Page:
sábado, março 18, 2006

Birds and Fear

As Spring Thaws the Caucasus, Birds and Fear Are Flying North Through Georgia
In the early morning hours, the cobblestone alleys that wander this city's slopes are normally crowded with schoolchildren, walking in groups with their backpacks and books. But such sights have lately become rare.

Nino Gogsadze, director of School No. 50 in Tbilisi , speaks to a parent wanting to know if her school is open. Because of fears of avian flu, the only pupils who showed up Thursday were her sons, David and Levan.
At School No. 50 on Thursday, the director, Nino Gogsadze, stood in the corridors for the 9 a.m. opening. Only two students were waiting for the day's lessons. Both were her sons.
The school's 822 other children were absent.
"The parents do not let their children go to school," Ms. Gogsadze said. "They are afraid."
Such is the power that avian influenza can hold over the public imagination as the March thaw advances north across the former Soviet Union.
Two girls from School No. 50 died this month of complications related to a strain of common influenza. The deaths were not caused by avian influenza, according to the Georgian government and the World Health Organization, which has reviewed the laboratory results of biological samples taken from the girls.
But clinical facts have hardly mattered, and Tbilisi has succumbed to an outbreak — not of avian influenza, but of fear.
School attendance has dipped to half of normal levels, said Alexander Lomaia, the minister of education. Ambulance calls have soared, reaching 900 a day here, up from slightly more than 600, said Lado Chipashvili, the minister of labor, health and social affairs.
The fear has undermined confidence in the food supply, reducing poultry sales and making it hard to find dishes containing chicken or eggs in restaurants.
Even Mr. Chipashvili has had trouble ordering shkmeruli, the sautéed chicken in garlic-and-cream sauce that is part of Georgia's national cuisine. "Unfortunately, it is impossible," he said.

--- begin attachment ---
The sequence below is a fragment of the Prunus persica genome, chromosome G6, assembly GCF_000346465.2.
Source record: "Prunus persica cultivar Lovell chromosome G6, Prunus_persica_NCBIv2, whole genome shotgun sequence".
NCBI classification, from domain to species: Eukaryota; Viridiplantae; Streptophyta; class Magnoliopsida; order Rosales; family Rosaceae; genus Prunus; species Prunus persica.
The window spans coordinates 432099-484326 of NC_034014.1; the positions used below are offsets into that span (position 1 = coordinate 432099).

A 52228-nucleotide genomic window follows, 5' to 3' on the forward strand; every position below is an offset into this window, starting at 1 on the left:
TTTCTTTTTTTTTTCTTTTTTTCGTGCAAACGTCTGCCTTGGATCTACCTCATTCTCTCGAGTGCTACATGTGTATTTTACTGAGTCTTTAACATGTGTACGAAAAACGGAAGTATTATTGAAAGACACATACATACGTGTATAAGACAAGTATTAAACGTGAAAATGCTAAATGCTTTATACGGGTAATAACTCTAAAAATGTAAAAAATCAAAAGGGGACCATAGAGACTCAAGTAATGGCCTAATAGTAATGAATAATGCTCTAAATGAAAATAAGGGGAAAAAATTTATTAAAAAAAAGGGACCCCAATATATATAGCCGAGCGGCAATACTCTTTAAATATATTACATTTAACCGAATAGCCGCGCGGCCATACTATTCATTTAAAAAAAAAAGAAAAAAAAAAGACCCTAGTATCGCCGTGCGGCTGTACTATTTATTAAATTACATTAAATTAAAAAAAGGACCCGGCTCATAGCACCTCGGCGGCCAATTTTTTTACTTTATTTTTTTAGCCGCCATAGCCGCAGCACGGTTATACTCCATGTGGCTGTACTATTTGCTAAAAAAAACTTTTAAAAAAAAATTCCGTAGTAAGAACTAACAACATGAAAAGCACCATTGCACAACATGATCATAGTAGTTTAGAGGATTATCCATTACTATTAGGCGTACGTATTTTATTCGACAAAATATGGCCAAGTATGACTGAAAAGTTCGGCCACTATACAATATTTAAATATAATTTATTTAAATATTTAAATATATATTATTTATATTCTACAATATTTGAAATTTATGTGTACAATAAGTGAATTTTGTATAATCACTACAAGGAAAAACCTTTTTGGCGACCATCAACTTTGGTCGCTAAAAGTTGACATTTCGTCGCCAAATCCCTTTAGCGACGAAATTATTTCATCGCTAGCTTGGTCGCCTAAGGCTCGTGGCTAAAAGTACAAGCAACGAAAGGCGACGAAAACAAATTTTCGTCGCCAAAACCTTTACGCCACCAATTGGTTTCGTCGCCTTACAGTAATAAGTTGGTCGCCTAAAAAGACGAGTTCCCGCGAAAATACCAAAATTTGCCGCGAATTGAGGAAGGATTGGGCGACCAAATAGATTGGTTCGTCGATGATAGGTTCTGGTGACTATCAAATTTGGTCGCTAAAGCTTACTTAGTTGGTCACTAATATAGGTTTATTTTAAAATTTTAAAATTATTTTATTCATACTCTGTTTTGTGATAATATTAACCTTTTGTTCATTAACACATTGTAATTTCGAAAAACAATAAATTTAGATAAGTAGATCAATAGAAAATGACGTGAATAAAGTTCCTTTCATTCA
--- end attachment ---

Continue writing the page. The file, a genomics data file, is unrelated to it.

Only one bird has been identified in Georgia with the avian influenza virus — a wild swan found dead near the coast of the Black Sea on Feb. 23. Domestic birds within a radius of about two miles of the dead swan were promptly culled, about 1,700 birds in all, according to Levan Ramishvili, the coordinator of avian influenza programs at the Ministry of Agriculture.
Georgia has had no human cases of avian influenza, and the World Health Organization said Georgia had monitored bird populations, improved its health system's ability to treat human cases, and educated its public about the virus and how it its transmitted.
"I have the impression that they are doing quite well," said Dr. Bernardus Ganter, the adviser on communicable diseases for the World Health Organization's European region, which includes Georgia. "They are serious about this."
The public reaction, however, has tapped a combination of fears. Georgia borders Turkey and Azerbaijan, which between them have had seven confirmed human deaths from avian influenza this winter.
And as residents of a post-Soviet state, Georgians retain an ingrained distrust of government announcements, even though the current government, which came to power in 2003, has proved much more open than the old.
The sense that official assurances should be treated with skepticism was deepened by the handling of three deaths in recent weeks in Azerbaijan, where government officials alternately said the victims had died from avian influenza and that such diagnoses were "premature."
The World Health Organization, working with Azerbaijani officials, on Tuesday confirmed that the deaths were caused by avian influenza, which is not contagious among humans but can be contracted by people who come in contact with the blood or feces of poultry.
Georgian officials have embarked anew on a public relations campaign, which has already included public service announcements about the disease on television, and pamphlets for schoolchildren and medical workers. "It is like a panic and we are trying to calm this panic down," Mr. Chipashvili said.
He noted, however, that the spring bird migration is under way, and that as more birds pass through the region, the virus could readily spread to wild and domestic birds.
That has been the case on the other side of the Caucasus ridge, in southwestern Russia, where more than a million birds have been killed by the virus or by the culling of domestic stocks.
As the concerns multiply, Dr. Ganter says the World Health Organization has increased its presence and diagnostic capacity in Azerbaijan, and is getting cooperation from the government there.
If School No. 50 is any indicator, however, restoring public confidence in the Caucasus will be slow. Ms. Gogsadze has invited citizens to examine medical certificates showing that the girls who died did not have avian influenza. The school has been disinfected from end to end. "Every room, every corner, every toilet," Mr. Chipashvili said.
Yet the building stands empty.
"Epidemiologists told me that this school is the cleanest in Georgia," Ms. Gogsadze said. "But fear has emerged."
NY Times, C. J. CHIVERS March 18, 2006